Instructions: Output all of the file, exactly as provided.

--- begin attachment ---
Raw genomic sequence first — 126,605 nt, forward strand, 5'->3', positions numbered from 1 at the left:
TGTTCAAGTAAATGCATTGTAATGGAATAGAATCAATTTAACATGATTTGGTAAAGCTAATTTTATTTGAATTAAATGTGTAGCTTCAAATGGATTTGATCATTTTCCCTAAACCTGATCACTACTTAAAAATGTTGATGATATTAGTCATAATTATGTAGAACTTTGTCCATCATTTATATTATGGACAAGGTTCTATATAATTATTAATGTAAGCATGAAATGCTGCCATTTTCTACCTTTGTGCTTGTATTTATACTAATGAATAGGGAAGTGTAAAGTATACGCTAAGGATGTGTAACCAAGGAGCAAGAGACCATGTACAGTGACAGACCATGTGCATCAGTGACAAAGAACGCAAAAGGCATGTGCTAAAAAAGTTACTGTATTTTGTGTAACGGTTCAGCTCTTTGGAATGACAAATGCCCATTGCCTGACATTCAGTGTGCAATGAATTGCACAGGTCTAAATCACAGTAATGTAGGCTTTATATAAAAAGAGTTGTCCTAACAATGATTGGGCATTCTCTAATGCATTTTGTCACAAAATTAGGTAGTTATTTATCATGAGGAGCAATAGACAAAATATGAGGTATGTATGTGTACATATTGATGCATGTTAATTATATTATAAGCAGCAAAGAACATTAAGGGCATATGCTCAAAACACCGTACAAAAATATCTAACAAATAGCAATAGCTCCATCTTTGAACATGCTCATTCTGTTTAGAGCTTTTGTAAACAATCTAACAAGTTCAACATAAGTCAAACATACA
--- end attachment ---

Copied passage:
Raw genomic sequence first — 126,605 nt, forward strand, 5'->3', positions numbered from 1 at the left:
TGTTCAAGTAAATGCATTGTAATGGAATAGAATCAATTTAACATGATTTGGTAAAGCTAATTTTATTTGAATTAAATGTGTAGCTTCAAATGGATTTGATCATTTTCCCTAAACCTGATCACTACTTAAAAATGTTGATGATATTAGTCATAATTATGTAGAACTTTGTCCATCATTTATATTATGGACAAGGTTCTATATAATTATTAATGTAAGCATGAAATGCTGCCATTTTCTACCTTTGTGCTTGTATTTATACTAATGAATAGGGAAGTGTAAAGTATACGCTAAGGATGTGTAACCAAGGAGCAAGAGACCATGTACAGTGACAGACCATGTGCATCAGTGACAAAGAACGCAAAAGGCATGTGCTAAAAAAGTTACTGTATTTTGTGTAACGGTTCAGCTCTTTGGAATGACAAATGCCCATTGCCTGACATTCAGTGTGCAATGAATTGCACAGGTCTAAATCACAGTAATGTAGGCTTTATATAAAAAGAGTTGTCCTAACAATGATTGGGCATTCTCTAATGCATTTTGTCACAAAATTAGGTAGTTATTTATCATGAGGAGCAATAGACAAAATATGAGGTATGTATGTGTACATATTGATGCATGTTAATTATATTATAAGCAGCAAAGAACATTAAGGGCATATGCTCAAAACACCGTACAAAAATATCTAACAAATAGCAATAGCTCCATCTTTGAACATGCTCATTCTGTTTAGAGCTTTTGTAAACAATCTAACAAGTTCAACATAAGTCAAACATACA